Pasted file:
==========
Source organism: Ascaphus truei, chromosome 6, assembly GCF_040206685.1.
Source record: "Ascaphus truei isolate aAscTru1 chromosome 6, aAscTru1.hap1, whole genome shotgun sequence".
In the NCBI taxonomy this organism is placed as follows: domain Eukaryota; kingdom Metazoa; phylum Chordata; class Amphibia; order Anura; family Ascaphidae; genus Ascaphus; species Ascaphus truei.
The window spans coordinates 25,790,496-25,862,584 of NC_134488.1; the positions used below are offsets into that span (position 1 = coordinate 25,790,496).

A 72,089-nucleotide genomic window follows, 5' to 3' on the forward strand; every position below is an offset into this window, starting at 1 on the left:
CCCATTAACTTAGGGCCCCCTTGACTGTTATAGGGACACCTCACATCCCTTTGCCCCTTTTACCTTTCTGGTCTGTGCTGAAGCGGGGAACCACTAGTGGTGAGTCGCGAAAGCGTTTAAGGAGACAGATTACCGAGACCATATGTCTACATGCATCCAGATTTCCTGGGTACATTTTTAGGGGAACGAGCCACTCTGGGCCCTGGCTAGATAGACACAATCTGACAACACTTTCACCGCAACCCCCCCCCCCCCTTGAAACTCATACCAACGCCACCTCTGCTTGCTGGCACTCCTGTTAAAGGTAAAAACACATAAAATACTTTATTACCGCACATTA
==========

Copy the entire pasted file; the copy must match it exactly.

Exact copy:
Source organism: Ascaphus truei, chromosome 6, assembly GCF_040206685.1.
Source record: "Ascaphus truei isolate aAscTru1 chromosome 6, aAscTru1.hap1, whole genome shotgun sequence".
In the NCBI taxonomy this organism is placed as follows: domain Eukaryota; kingdom Metazoa; phylum Chordata; class Amphibia; order Anura; family Ascaphidae; genus Ascaphus; species Ascaphus truei.
The window spans coordinates 25,790,496-25,862,584 of NC_134488.1; the positions used below are offsets into that span (position 1 = coordinate 25,790,496).

A 72,089-nucleotide genomic window follows, 5' to 3' on the forward strand; every position below is an offset into this window, starting at 1 on the left:
CCCATTAACTTAGGGCCCCCTTGACTGTTATAGGGACACCTCACATCCCTTTGCCCCTTTTACCTTTCTGGTCTGTGCTGAAGCGGGGAACCACTAGTGGTGAGTCGCGAAAGCGTTTAAGGAGACAGATTACCGAGACCATATGTCTACATGCATCCAGATTTCCTGGGTACATTTTTAGGGGAACGAGCCACTCTGGGCCCTGGCTAGATAGACACAATCTGACAACACTTTCACCGCAACCCCCCCCCCCCCTTGAAACTCATACCAACGCCACCTCTGCTTGCTGGCACTCCTGTTAAAGGTAAAAACACATAAAATACTTTATTACCGCACATTA